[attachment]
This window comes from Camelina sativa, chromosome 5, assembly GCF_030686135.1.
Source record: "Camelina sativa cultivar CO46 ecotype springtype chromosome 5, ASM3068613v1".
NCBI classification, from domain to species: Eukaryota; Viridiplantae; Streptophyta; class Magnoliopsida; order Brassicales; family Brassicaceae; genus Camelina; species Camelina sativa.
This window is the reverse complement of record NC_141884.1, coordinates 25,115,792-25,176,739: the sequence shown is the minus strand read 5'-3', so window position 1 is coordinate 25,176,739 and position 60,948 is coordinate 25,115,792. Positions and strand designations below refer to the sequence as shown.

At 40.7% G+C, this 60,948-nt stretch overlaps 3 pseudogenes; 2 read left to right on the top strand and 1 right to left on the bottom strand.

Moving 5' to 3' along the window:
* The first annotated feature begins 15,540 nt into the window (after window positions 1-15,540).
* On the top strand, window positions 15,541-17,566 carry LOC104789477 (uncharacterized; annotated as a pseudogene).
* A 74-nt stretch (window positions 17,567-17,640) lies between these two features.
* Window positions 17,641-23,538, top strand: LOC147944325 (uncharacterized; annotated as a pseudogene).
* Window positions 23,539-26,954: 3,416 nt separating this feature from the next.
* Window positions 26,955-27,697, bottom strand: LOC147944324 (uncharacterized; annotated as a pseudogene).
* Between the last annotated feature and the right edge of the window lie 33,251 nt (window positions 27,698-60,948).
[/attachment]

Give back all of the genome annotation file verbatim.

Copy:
This window comes from Camelina sativa, chromosome 5, assembly GCF_030686135.1.
Source record: "Camelina sativa cultivar CO46 ecotype springtype chromosome 5, ASM3068613v1".
NCBI classification, from domain to species: Eukaryota; Viridiplantae; Streptophyta; class Magnoliopsida; order Brassicales; family Brassicaceae; genus Camelina; species Camelina sativa.
This window is the reverse complement of record NC_141884.1, coordinates 25,115,792-25,176,739: the sequence shown is the minus strand read 5'-3', so window position 1 is coordinate 25,176,739 and position 60,948 is coordinate 25,115,792. Positions and strand designations below refer to the sequence as shown.

At 40.7% G+C, this 60,948-nt stretch overlaps 3 pseudogenes; 2 read left to right on the top strand and 1 right to left on the bottom strand.

Moving 5' to 3' along the window:
* The first annotated feature begins 15,540 nt into the window (after window positions 1-15,540).
* On the top strand, window positions 15,541-17,566 carry LOC104789477 (uncharacterized; annotated as a pseudogene).
* A 74-nt stretch (window positions 17,567-17,640) lies between these two features.
* Window positions 17,641-23,538, top strand: LOC147944325 (uncharacterized; annotated as a pseudogene).
* Window positions 23,539-26,954: 3,416 nt separating this feature from the next.
* Window positions 26,955-27,697, bottom strand: LOC147944324 (uncharacterized; annotated as a pseudogene).
* Between the last annotated feature and the right edge of the window lie 33,251 nt (window positions 27,698-60,948).